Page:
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July 21, 2016
“The People’s Work”: Local Hiring and the Fight to Protect Progressive Local Policies
By Courtney Hutchison
In the last year, city officials in New Orleans, Cleveland and Nashville have found themselves scrambling to protect “hire local” policies from their respective state governments.
In all three cases, racially diverse cities struggling with high rates of poverty and unemployment sought to stimulate the local economy with provisions that focused on creating job opportunities for disadvantaged residents. And in all three cases, state senators representing wealthier, predominantly White districts sought to preempt city policies to protect business interests.
The challenge to local hiring is emblematic of a much broader trend playing out in cities across the country as conservative state legislatures seek to challenge the authority of city governments.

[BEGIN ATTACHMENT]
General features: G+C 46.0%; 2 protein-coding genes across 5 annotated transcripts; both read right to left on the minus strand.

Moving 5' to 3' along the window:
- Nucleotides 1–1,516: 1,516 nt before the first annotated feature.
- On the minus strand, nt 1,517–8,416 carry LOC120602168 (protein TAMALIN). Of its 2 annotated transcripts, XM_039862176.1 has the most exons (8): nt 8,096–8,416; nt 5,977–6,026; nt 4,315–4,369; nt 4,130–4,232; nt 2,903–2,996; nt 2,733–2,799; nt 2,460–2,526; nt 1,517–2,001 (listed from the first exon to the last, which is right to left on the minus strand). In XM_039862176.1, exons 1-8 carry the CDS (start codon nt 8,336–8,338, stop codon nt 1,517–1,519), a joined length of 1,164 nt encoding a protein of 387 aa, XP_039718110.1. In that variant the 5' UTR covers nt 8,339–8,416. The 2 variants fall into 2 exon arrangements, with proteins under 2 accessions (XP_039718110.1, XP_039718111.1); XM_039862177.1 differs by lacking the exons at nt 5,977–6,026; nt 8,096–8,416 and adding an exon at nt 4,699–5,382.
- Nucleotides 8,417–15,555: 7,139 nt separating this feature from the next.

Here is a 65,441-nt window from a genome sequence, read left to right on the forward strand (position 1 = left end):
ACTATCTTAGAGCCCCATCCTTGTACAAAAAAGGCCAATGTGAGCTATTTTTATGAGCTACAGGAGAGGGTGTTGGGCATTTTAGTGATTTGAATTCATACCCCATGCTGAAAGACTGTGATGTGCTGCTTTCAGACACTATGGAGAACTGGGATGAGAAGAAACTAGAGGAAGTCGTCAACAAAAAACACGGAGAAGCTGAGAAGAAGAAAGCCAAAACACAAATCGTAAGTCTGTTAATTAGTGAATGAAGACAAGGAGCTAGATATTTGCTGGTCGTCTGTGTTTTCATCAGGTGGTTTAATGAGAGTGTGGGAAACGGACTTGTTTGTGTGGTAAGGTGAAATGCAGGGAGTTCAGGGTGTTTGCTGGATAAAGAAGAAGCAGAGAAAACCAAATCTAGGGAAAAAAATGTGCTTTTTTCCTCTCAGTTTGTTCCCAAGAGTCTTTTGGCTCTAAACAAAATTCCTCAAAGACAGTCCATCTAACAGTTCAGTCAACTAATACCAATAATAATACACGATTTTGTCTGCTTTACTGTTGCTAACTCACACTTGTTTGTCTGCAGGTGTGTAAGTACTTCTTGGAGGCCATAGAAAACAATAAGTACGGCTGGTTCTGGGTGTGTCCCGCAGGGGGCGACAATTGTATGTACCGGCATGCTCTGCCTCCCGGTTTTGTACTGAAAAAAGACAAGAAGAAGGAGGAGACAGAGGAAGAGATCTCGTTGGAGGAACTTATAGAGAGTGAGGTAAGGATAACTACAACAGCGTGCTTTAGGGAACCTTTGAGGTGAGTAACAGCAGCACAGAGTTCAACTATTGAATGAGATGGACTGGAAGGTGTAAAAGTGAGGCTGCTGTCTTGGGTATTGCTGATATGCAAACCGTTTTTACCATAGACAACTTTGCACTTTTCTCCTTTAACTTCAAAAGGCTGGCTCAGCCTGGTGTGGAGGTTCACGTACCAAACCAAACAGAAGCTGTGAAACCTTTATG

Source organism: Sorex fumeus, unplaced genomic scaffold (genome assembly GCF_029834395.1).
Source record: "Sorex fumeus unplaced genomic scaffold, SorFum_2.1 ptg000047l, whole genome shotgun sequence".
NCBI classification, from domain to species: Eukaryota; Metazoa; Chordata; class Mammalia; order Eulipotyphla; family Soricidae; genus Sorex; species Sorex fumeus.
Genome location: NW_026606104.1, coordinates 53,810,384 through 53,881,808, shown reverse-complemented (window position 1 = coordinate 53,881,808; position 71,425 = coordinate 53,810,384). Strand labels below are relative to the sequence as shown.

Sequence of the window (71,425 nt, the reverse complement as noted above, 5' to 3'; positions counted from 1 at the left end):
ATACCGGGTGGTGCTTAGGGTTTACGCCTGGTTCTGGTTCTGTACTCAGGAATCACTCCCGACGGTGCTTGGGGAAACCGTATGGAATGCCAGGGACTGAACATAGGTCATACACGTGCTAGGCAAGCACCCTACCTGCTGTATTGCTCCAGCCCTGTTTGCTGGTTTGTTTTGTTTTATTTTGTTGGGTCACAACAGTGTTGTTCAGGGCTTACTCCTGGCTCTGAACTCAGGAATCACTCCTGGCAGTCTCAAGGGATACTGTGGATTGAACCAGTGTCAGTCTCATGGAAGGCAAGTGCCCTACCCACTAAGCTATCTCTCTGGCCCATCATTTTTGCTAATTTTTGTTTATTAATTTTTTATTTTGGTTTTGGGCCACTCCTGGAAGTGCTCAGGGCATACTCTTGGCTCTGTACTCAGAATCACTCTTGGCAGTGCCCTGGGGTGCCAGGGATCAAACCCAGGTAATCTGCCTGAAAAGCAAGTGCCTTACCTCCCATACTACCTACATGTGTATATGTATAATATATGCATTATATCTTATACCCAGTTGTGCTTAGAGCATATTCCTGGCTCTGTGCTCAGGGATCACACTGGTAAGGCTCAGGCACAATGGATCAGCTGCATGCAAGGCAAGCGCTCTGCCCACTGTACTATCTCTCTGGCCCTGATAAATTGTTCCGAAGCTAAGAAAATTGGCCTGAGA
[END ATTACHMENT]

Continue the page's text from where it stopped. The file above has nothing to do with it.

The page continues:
“State intervention is affecting communities in a significant number of states,” says Ben Beach, legal director at the Partnership for Working Families. “Cities are leaders of innovation and effective policymaking in tackling inequality, but we’ve seen some states interfering with that on a range of issues that matter to real people’s lives — including wage theft, minimum wage, paid sick leave and civil rights.”
As the most recent chapter in this trend, these local hiring battles are telling examples of how state preemption is being used to reshape city policies — and how cities are fighting back.
Read more in Next City.